Rainsville Police Chief Kevin Smith started off the first class of the Citizens Academy Tuesday night.
The Citizens Academy is a five-week long program designed to inform Rainsville residents of what the police department does.
The class meets once a week to discuss different topics involving law enforcement and citizens’ constitutional rights.
Smith started Tuesday’s class by dispelling some popular myths about law enforcement. With more than 20 years of experience in law enforcement, Smith said he has heard his share of law enforcement myths. The first myth Smith dispelled is that the police department is funded by handing out tickets.
“Everyone thinks I can fund a police department with tickets,” he said. “Do you know how much we make as a department on the citations we hand out? Only $15.”
The second thing Smith dispelled is that there is a quota system for the police officers. He pointed out that it is actually illegal to place a daily quota on tickets.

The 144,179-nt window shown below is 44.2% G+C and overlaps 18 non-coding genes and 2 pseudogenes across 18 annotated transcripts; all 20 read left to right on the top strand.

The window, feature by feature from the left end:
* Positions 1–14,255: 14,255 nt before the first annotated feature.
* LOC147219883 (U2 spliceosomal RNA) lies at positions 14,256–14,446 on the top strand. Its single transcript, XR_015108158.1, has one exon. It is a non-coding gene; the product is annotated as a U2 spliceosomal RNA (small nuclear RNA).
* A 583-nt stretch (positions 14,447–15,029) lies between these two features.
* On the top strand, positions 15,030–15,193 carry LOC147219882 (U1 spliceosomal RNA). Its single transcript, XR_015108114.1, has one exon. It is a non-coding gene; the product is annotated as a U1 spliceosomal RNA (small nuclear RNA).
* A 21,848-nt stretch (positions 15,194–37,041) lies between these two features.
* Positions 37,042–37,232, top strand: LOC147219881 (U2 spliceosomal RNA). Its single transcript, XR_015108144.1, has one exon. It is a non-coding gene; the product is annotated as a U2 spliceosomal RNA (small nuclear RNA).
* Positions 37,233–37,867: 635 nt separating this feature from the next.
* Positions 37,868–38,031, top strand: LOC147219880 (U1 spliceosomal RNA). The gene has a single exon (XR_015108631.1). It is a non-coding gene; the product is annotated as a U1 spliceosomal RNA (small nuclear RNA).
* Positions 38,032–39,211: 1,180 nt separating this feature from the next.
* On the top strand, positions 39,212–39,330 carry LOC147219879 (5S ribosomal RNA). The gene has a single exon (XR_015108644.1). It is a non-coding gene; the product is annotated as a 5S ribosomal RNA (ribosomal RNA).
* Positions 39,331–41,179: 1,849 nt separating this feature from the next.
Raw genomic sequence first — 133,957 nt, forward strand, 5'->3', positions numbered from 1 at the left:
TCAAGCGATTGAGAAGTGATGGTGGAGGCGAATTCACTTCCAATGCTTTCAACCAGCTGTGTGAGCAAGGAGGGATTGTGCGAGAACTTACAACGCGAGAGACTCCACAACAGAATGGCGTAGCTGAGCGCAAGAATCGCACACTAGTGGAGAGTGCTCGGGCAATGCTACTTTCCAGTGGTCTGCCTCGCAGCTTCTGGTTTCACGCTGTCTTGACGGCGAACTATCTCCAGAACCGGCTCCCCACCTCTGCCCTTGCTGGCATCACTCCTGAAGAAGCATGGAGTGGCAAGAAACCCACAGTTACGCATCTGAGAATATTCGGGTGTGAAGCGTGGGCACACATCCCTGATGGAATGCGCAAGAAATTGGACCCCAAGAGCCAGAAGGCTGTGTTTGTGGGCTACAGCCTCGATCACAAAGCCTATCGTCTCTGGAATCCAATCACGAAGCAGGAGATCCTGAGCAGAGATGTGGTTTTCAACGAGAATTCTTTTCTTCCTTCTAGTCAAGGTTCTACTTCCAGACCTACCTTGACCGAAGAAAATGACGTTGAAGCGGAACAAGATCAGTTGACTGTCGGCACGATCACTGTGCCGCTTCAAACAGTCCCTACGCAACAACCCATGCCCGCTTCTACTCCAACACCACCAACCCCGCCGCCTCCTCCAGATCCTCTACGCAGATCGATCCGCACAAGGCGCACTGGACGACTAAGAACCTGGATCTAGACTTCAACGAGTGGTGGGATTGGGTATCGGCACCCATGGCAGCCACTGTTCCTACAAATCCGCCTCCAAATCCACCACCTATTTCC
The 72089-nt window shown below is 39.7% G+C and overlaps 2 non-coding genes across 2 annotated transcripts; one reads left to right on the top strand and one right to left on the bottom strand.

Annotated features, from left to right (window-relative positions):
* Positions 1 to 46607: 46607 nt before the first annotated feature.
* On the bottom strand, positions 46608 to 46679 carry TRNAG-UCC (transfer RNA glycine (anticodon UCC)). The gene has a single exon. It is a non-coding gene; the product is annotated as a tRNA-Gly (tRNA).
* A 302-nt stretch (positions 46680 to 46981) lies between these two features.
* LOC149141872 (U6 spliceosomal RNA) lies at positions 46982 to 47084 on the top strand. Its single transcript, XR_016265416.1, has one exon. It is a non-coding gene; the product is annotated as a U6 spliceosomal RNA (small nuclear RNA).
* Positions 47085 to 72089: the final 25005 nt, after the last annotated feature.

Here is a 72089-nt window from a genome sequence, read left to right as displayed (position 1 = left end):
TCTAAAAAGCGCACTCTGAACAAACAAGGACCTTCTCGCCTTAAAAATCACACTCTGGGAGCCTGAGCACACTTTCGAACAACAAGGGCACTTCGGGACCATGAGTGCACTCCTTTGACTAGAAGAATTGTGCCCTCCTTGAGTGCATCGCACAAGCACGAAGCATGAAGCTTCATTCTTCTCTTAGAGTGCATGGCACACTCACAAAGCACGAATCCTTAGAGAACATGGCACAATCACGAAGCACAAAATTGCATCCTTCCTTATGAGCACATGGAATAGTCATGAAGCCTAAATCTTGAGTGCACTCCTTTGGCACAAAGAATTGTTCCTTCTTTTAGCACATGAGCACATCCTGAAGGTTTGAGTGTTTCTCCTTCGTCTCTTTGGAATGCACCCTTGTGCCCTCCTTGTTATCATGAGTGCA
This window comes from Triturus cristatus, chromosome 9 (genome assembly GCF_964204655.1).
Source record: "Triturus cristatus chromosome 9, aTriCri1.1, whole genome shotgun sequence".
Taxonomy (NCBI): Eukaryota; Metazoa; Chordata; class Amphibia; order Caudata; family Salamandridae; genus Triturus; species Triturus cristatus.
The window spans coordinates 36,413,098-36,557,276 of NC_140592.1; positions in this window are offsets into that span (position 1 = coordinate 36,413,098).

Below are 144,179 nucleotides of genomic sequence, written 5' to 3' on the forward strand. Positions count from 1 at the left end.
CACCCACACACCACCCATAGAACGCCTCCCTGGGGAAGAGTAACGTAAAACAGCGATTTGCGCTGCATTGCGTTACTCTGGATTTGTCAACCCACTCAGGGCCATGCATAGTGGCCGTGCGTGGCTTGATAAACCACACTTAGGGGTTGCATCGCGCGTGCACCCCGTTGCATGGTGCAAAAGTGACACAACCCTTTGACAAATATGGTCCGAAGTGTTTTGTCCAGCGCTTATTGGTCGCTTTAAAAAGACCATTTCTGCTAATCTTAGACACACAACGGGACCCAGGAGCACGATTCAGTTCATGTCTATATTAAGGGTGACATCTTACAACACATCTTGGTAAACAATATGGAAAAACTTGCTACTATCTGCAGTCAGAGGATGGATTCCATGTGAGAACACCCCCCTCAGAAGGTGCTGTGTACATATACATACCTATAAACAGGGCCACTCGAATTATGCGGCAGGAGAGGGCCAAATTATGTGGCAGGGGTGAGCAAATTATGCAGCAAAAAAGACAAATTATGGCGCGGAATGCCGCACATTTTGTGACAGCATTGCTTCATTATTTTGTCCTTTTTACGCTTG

After dispelling some more common myths, Smith got into the meat of the course– our constitutional rights as citizens.
Smith gave everyone in the class a copy of The Constitution of the United States
He began with the explanation of the Bill of Rights, which is made up of the first 10 amendments to The Constitution.
Smith went over, in detail, the First Amendment through the Eighth Amendment and explained how those rights pertained to his field of expertise in particular. He answered questions and stressed the importance of citizens knowing their rights.
“On my desk right now, I have a Bible and a copy of The Constitution of the United States,” he said. “I keep those two things with me wherever I go.
“As law enforcement officers, it’s our duty to uphold the law to protect citizens and as citizens, you have the right to know what your constitutional rights are.”
Rainsville Police Department School Resource Officer Tim Devlin will lead the second week of Citizens Academy Tuesday at 5 p.m. at the Rainsville Police Department.